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eoff Hayward was the kid who
never sat still. He was a bull at
a gate. His school grades were
abysmal. “I’m sure these days
I would have been diagnosed
with ADHD and medicated,” he says wryly.
But while he had the attention span of a
gnat, there was no mistaking his gusto. He used
to trail up and down his Dianella street asking
neighbours if he could wash their cars.
When he broke his leg at 17, he hid his
cast and hobbled into the Playhouse Theatre
to request a job as an usher. At 19, he opened
a cafe in Kalg oorlie so he could offer the locals
something more than “bain-marie crap”. At
23, he won himself a ski trip to New Zealand
by talking 10 people into signing up for an
American Express card.
“Geoff is consistently visionary. He just
makes things happen,” says his long-time
friend and employee Sean Lofts. “When
We meet the man whose sharp instincts and vision
have changed the way Perth eats and drinks
words Sian Briggs photography Ross Wallace
CLOCKWISE FROM ABOVE Geoff Hayward at his latest
venture, the Boulevard Hotel; an artwork by Caroline Christie
faces the bar; a textured wall made in oregon timber; the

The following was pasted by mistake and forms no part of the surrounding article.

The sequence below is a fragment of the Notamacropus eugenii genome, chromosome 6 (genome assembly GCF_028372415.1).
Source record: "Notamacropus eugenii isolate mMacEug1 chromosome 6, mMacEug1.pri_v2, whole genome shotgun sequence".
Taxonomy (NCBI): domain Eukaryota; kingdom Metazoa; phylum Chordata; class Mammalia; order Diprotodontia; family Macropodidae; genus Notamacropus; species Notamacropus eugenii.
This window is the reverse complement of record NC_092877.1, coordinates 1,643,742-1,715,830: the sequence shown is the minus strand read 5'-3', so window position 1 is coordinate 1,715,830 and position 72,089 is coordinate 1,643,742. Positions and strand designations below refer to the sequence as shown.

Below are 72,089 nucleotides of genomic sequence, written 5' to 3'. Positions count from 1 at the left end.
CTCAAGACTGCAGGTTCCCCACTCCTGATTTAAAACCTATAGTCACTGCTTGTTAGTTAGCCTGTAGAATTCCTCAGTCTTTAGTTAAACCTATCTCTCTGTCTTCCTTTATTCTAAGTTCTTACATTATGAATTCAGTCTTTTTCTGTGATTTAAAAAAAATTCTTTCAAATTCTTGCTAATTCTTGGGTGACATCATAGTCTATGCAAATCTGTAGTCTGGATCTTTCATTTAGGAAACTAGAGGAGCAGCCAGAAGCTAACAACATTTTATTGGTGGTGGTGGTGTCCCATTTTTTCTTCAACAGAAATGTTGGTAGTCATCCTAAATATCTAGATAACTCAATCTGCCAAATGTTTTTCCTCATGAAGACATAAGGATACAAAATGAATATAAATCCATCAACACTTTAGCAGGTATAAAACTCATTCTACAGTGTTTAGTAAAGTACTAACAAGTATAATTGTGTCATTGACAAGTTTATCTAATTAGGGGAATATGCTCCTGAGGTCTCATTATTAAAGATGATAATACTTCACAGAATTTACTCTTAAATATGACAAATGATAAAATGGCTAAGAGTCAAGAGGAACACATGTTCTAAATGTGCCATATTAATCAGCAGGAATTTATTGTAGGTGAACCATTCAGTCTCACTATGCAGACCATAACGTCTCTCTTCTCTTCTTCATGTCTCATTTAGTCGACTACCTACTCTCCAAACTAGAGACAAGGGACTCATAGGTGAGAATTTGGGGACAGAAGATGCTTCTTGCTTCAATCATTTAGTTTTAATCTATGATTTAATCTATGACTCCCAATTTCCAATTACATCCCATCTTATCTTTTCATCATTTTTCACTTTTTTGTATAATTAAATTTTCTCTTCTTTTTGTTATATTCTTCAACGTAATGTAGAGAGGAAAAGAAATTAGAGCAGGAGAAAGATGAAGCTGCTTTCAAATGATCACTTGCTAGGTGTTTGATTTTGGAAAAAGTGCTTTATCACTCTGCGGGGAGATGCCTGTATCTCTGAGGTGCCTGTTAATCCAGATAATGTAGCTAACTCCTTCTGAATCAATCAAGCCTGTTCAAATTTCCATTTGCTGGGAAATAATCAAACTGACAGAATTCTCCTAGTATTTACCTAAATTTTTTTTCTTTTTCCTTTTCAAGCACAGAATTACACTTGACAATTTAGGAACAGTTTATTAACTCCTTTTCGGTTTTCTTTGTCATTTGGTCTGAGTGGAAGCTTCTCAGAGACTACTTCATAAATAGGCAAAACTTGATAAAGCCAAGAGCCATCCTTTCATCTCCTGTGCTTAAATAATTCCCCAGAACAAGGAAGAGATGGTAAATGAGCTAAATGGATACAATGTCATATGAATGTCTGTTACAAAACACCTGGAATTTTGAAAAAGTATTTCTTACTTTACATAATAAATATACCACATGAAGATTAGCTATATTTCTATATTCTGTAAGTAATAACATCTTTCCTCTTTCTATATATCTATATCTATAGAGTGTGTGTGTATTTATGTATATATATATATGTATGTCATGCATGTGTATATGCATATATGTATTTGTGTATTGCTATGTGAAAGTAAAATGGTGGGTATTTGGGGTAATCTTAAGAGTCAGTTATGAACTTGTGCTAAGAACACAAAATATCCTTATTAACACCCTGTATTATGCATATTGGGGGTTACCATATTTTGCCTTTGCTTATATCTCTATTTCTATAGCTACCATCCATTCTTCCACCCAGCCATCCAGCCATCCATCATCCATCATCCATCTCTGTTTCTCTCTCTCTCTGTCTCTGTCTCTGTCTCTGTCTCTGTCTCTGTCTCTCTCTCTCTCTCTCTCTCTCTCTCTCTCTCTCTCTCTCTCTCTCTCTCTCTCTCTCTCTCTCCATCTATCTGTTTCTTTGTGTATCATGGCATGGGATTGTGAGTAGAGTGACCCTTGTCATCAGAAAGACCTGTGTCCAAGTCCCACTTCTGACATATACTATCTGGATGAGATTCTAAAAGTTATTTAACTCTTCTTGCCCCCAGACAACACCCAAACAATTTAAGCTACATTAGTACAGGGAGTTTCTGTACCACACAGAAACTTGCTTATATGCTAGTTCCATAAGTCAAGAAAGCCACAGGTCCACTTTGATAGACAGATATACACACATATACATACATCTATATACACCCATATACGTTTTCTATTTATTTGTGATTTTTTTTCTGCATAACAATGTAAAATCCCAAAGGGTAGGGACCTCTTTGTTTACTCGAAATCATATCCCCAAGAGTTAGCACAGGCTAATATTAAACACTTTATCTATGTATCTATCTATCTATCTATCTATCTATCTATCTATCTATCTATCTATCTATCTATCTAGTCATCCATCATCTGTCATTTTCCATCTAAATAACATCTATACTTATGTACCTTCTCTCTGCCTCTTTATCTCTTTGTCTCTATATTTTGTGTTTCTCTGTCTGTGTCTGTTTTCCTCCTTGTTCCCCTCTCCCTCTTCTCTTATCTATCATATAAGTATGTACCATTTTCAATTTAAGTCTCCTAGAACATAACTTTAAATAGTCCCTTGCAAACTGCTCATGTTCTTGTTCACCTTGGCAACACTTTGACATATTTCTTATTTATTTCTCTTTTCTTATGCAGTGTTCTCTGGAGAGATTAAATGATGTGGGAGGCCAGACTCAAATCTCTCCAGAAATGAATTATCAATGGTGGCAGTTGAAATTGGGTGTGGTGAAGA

Axo Bell Lamp pendant lights add a dramatic touch.
we’re working full-bore on a project I learn
something from him every day.”
Hayward has never been afraid to dream big,
and his instincts are razor-sharp. He’s changed the
way we socialise in Western Australia by pioneering
venues like Cino to Go, Bar One, Luxe Bar and the
Brisbane Hotel. His latest instalment is the Boulevard
Hotel in Floreat, which opened in February.
As well as being successful, Geoff has been
lauded as one of the best bosses around. He’s
washed the dishes and brewed coffee alongside
the kitchen hands and baristas at Cino. He once
flew all the staff on his payroll down to Margaret
River for the day.
He refers to his employees as friends, and
beams like a proud father when discussing former
staff who went on to open their own ventures.
The secret to his success? “My bank manager
won’t like hearing this, but the desire to make
money is way down on the list of my priorities,”
he says. “Success starts from caring about your
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